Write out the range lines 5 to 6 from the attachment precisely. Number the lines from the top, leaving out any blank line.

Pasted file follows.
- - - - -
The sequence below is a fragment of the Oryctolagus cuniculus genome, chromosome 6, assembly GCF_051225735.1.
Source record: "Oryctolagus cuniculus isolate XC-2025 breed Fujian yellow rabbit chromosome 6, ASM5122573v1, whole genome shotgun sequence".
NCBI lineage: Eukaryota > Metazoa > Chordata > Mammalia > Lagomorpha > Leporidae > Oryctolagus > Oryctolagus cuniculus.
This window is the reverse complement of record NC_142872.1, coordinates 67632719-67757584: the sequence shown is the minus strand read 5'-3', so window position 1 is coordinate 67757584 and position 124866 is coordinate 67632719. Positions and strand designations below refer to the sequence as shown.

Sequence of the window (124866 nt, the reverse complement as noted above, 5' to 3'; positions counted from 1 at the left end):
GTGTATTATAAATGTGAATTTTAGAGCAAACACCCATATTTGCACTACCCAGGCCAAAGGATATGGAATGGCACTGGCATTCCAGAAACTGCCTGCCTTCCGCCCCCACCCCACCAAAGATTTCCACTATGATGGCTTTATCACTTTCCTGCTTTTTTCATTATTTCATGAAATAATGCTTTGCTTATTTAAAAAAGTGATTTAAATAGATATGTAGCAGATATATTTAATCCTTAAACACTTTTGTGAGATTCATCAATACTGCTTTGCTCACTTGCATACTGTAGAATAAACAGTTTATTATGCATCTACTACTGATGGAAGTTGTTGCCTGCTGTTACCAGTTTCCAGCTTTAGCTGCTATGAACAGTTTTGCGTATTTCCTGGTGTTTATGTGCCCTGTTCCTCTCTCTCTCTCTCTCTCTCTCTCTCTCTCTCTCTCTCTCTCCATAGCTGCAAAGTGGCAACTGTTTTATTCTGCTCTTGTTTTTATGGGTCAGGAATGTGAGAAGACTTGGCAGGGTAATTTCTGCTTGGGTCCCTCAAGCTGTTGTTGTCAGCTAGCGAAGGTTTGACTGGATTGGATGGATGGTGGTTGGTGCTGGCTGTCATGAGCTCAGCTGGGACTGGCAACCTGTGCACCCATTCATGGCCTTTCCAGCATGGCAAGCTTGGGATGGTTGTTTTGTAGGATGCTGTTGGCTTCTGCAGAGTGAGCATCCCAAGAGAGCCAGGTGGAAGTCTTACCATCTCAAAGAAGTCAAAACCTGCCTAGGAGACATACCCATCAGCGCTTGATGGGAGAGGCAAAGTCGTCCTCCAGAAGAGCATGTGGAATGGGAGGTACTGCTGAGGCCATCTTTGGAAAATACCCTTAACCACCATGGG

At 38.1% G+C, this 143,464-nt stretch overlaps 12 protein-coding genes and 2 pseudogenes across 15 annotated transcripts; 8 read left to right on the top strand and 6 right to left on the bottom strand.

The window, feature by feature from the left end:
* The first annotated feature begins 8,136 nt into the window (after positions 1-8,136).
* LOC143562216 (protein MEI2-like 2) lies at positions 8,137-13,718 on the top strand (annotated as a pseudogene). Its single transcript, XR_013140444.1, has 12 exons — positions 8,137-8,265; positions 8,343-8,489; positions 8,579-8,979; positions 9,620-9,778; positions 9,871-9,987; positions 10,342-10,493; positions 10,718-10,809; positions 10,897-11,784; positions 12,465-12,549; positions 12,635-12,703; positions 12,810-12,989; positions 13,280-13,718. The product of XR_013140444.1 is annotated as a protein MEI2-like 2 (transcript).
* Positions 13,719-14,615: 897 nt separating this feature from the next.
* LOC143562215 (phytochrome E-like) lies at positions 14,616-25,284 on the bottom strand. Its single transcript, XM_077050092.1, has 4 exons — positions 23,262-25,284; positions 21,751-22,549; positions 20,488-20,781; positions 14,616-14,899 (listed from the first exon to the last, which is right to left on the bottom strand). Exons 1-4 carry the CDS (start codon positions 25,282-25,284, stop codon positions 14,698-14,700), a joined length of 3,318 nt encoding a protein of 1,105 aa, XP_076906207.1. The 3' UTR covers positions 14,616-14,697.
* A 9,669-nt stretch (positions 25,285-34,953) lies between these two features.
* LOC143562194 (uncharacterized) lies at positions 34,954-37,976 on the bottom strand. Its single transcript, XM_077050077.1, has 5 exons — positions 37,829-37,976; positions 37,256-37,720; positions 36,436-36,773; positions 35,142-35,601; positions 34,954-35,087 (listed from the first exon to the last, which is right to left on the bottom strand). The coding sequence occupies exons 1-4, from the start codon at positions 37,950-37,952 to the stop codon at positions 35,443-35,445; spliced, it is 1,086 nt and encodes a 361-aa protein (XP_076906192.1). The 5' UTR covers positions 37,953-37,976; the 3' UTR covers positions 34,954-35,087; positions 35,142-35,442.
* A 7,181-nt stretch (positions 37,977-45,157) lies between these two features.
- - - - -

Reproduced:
Sequence of the window (124866 nt, the reverse complement as noted above, 5' to 3'; positions counted from 1 at the left end):
GTGTATTATAAATGTGAATTTTAGAGCAAACACCCATATTTGCACTACCCAGGCCAAAGGATATGGAATGGCACTGGCATTCCAGAAACTGCCTGCCTTCCGCCCCCACCCCACCAAAGATTTCCACTATGATGGCTTTATCACTTTCCTGCTTTTTTCATTATTTCATGAAATAATGCTTTGCTTATTTAAAAAAGTGATTTAAATAGATATGTAGCAGATATATTTAATCCTTAAACACTTTTGTGAGATTCATCAATACTGCTTTGCTCACTTGCATACTGTAGAATAAACAGTTTATTATGCATCTACTACTGATGGAAGTTGTTGCCTGCTGTTACCAGTTTCCAGCTTTAGCTGCTATGAACAGTTTTGCGTATTTCCTGGTGTTTATGTGCCCTGTTCCTCTCTCTCTCTCTCTCTCTCTCTCTCTCTCTCTCTCTCTCTCCATAGCTGCAAAGTGGCAACTGTTTTATTCTGCTCTTGTTTTTATGGGTCAGGAATGTGAGAAGACTTGGCAGGGTAATTTCTGCTTGGGTCCCTCAAGCTGTTGTTGTCAGCTAGCGAAGGTTTGACTGGATTGGATGGATGGTGGTTGGTGCTGGCTGTCATGAGCTCAGCTGGGACTGGCAACCTGTGCACCCATTCATGGCCTTTCCAGCATGGCAAGCTTGGGATGGTTGTTTTGTAGGATGCTGTTGGCTTCTGCAGAGTGAGCATCCCAAGAGAGCCAGGTGGAAGTCTTACCATCTCAAAGAAGTCAAAACCTGCCTAGGAGACATACCCATCAGCGCTTGATGGGAGAGGCAAAGTCGTCCTCCAGAAGAGCATGTGGAATGGGAGGTACTGCTGAGGCCATCTTTGGAAAATACCCTTAACCACCATGGG